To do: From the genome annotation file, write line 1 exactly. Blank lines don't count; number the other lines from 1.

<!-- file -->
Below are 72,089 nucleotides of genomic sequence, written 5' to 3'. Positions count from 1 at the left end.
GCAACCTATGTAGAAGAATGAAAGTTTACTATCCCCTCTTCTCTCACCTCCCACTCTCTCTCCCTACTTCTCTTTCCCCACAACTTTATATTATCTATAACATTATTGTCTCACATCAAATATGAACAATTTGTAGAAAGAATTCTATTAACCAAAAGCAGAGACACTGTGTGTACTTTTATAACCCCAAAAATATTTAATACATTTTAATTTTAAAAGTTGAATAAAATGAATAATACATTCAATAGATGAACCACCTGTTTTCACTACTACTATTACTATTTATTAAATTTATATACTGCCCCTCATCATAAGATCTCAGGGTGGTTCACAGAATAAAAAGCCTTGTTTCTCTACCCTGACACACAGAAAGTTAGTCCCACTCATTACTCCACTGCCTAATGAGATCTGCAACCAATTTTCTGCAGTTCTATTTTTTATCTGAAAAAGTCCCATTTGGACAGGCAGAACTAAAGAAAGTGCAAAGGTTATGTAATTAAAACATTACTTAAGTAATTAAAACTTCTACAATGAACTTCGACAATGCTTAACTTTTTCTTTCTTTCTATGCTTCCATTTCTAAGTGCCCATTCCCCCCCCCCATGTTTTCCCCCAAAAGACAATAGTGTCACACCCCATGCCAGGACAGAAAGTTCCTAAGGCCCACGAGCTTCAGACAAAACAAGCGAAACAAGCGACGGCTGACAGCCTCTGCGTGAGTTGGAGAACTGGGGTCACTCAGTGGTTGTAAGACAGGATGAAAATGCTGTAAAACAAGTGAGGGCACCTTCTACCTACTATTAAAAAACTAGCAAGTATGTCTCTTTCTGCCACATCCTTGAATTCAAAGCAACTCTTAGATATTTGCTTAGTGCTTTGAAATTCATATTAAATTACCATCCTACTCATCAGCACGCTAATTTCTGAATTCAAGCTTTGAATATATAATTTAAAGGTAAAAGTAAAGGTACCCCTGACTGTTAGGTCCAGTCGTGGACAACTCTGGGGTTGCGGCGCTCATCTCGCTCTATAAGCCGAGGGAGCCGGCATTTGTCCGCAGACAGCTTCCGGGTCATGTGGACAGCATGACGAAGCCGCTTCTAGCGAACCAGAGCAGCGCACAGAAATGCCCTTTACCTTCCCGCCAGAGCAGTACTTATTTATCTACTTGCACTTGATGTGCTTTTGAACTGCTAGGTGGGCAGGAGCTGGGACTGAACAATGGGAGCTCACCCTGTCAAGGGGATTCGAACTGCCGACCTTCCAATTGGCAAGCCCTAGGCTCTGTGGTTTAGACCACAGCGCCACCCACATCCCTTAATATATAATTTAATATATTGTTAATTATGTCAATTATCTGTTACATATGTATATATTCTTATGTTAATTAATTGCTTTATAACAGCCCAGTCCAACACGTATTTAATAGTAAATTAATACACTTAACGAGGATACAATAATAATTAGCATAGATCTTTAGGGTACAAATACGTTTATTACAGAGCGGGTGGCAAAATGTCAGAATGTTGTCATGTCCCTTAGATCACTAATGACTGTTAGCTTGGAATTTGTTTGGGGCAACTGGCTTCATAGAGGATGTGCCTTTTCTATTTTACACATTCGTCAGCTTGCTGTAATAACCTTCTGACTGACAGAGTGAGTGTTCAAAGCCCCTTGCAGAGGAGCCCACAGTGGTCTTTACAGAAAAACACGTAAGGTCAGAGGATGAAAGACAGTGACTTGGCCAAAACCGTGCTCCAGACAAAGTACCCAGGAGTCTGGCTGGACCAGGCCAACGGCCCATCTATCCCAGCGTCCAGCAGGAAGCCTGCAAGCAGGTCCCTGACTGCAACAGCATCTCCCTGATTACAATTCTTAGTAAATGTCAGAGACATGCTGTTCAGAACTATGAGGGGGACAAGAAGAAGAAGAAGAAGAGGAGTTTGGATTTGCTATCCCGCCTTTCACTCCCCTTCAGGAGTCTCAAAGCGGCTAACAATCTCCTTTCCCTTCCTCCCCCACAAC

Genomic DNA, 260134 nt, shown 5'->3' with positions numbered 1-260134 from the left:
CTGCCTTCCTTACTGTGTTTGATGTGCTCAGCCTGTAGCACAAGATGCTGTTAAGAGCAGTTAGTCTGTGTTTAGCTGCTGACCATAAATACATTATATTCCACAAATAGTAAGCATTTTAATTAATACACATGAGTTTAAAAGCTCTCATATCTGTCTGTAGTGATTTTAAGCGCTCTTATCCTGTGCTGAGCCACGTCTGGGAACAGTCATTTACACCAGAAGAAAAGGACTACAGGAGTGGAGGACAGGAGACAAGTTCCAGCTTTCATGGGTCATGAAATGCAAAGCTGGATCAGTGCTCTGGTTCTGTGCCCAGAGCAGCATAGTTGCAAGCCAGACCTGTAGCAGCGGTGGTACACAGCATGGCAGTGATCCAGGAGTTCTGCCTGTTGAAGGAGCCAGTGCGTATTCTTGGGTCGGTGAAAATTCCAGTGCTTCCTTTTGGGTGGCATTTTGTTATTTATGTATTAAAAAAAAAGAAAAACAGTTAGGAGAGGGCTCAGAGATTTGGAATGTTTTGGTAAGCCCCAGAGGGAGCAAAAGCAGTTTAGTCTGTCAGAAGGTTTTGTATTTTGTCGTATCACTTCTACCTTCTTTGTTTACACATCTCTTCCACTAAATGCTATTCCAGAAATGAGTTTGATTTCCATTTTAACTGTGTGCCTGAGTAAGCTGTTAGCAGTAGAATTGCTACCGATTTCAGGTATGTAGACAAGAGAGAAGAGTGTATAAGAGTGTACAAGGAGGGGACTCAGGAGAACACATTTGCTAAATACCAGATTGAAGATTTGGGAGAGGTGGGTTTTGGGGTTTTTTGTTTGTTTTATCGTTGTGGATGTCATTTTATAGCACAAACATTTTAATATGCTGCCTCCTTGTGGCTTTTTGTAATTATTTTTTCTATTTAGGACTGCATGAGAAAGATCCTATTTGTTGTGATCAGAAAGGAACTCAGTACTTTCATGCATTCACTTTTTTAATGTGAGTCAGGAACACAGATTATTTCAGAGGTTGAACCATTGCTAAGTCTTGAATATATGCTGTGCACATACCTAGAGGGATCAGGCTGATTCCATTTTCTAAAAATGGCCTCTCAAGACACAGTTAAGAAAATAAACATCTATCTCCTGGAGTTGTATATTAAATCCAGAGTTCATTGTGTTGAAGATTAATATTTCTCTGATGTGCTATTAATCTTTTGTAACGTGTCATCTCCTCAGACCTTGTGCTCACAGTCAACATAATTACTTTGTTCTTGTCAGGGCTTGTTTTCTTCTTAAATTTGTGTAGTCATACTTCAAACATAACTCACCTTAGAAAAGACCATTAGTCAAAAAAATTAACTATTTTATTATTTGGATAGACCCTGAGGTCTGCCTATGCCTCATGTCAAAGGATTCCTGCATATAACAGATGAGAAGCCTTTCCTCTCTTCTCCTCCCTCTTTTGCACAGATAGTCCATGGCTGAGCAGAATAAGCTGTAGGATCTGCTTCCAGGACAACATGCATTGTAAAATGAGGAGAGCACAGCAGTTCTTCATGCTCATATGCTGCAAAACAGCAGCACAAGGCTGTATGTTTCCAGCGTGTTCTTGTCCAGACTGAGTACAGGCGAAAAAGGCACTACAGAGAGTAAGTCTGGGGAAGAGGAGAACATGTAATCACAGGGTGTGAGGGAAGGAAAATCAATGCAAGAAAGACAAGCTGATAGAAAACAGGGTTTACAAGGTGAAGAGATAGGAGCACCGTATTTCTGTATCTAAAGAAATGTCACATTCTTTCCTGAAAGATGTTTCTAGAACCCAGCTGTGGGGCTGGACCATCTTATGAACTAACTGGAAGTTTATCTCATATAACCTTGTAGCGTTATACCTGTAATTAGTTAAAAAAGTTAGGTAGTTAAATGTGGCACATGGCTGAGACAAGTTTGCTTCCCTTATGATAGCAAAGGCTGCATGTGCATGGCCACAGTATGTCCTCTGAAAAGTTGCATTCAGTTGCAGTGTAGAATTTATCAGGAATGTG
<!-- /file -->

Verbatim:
Below are 72,089 nucleotides of genomic sequence, written 5' to 3'. Positions count from 1 at the left end.